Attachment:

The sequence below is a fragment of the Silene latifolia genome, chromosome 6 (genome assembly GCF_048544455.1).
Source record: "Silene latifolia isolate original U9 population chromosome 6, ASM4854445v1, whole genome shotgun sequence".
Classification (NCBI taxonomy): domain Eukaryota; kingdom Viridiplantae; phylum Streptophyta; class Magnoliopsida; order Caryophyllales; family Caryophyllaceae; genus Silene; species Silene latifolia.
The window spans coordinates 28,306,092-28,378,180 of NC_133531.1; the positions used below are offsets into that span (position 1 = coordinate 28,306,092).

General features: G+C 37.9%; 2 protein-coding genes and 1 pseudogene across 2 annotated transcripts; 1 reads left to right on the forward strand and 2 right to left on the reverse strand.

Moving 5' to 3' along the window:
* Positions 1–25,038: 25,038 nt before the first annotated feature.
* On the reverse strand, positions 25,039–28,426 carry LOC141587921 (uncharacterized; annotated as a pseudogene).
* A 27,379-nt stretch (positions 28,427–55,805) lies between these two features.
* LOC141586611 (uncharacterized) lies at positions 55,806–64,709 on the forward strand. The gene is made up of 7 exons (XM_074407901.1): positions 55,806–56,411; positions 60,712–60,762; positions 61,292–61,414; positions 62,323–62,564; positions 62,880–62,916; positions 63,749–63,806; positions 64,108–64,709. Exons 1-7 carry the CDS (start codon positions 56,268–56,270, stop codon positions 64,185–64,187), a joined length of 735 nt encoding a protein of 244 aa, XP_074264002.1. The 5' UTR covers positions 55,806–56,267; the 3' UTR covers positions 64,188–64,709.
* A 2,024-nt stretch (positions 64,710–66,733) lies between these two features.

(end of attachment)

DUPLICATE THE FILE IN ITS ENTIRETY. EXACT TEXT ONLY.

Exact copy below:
The sequence below is a fragment of the Silene latifolia genome, chromosome 6 (genome assembly GCF_048544455.1).
Source record: "Silene latifolia isolate original U9 population chromosome 6, ASM4854445v1, whole genome shotgun sequence".
Classification (NCBI taxonomy): domain Eukaryota; kingdom Viridiplantae; phylum Streptophyta; class Magnoliopsida; order Caryophyllales; family Caryophyllaceae; genus Silene; species Silene latifolia.
The window spans coordinates 28,306,092-28,378,180 of NC_133531.1; the positions used below are offsets into that span (position 1 = coordinate 28,306,092).

General features: G+C 37.9%; 2 protein-coding genes and 1 pseudogene across 2 annotated transcripts; 1 reads left to right on the forward strand and 2 right to left on the reverse strand.

Moving 5' to 3' along the window:
* Positions 1–25,038: 25,038 nt before the first annotated feature.
* On the reverse strand, positions 25,039–28,426 carry LOC141587921 (uncharacterized; annotated as a pseudogene).
* A 27,379-nt stretch (positions 28,427–55,805) lies between these two features.
* LOC141586611 (uncharacterized) lies at positions 55,806–64,709 on the forward strand. The gene is made up of 7 exons (XM_074407901.1): positions 55,806–56,411; positions 60,712–60,762; positions 61,292–61,414; positions 62,323–62,564; positions 62,880–62,916; positions 63,749–63,806; positions 64,108–64,709. Exons 1-7 carry the CDS (start codon positions 56,268–56,270, stop codon positions 64,185–64,187), a joined length of 735 nt encoding a protein of 244 aa, XP_074264002.1. The 5' UTR covers positions 55,806–56,267; the 3' UTR covers positions 64,188–64,709.
* A 2,024-nt stretch (positions 64,710–66,733) lies between these two features.